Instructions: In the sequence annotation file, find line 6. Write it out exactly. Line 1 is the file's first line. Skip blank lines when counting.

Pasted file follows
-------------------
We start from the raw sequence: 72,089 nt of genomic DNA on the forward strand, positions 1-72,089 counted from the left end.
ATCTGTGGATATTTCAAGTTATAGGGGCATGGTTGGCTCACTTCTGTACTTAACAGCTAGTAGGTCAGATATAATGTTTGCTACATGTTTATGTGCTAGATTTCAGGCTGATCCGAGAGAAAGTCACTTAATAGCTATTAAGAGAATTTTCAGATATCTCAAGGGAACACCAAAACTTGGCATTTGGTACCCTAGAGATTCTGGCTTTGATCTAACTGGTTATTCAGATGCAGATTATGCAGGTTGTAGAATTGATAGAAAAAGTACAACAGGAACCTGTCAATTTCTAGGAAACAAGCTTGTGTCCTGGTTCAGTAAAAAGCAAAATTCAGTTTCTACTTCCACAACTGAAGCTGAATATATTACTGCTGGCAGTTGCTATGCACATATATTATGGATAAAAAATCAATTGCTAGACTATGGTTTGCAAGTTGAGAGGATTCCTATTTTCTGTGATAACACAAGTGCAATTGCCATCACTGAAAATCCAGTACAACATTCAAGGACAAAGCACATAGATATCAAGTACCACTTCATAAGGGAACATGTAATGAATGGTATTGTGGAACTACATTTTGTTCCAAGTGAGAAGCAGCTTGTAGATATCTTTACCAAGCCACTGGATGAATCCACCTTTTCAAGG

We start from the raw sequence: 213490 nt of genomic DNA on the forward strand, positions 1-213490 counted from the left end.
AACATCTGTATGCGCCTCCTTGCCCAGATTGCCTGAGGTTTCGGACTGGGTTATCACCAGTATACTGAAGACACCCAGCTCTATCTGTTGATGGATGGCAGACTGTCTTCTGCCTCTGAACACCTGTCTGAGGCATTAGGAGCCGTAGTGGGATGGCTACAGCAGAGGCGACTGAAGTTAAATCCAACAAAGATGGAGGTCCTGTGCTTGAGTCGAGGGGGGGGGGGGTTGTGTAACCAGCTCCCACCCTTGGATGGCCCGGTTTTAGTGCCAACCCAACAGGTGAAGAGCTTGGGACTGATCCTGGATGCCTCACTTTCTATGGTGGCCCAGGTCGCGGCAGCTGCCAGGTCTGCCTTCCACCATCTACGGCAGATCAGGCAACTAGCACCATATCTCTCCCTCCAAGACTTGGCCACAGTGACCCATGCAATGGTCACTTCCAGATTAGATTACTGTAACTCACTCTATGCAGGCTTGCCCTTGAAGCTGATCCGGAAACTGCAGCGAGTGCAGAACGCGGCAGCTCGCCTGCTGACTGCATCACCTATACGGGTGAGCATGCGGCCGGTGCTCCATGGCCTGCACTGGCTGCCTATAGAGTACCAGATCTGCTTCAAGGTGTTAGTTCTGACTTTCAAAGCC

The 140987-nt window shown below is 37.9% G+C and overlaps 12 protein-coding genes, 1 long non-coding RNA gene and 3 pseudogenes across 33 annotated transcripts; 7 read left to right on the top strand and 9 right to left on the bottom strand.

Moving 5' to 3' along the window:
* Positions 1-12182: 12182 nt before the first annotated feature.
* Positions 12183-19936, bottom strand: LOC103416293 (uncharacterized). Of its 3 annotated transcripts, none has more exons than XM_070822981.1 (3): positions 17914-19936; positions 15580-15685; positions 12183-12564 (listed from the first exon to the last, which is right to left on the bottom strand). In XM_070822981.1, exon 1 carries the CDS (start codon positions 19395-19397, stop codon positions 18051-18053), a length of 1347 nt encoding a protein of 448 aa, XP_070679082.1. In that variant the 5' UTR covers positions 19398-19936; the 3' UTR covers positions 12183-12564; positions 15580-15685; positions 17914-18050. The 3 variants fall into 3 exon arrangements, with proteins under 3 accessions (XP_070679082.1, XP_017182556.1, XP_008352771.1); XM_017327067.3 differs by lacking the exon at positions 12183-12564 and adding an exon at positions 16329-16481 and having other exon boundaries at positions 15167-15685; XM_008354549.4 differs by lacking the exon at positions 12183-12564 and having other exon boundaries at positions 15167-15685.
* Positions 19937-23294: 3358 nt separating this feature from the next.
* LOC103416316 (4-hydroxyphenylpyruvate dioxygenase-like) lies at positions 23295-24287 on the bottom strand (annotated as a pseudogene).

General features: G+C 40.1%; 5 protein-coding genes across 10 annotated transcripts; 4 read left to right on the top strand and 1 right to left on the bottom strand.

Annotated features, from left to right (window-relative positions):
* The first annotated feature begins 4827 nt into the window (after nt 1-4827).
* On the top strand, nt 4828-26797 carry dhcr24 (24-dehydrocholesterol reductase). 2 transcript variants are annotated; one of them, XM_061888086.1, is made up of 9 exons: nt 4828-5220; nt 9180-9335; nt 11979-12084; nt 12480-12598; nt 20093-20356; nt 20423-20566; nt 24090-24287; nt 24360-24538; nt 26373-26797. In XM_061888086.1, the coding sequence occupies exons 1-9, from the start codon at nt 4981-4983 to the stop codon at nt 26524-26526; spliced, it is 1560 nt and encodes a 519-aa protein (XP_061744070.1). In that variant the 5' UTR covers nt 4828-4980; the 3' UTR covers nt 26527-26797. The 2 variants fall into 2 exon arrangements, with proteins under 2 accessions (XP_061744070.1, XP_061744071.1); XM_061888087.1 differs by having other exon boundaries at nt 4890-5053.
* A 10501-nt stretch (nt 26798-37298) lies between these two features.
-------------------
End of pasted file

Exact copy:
Moving 5' to 3' along the window: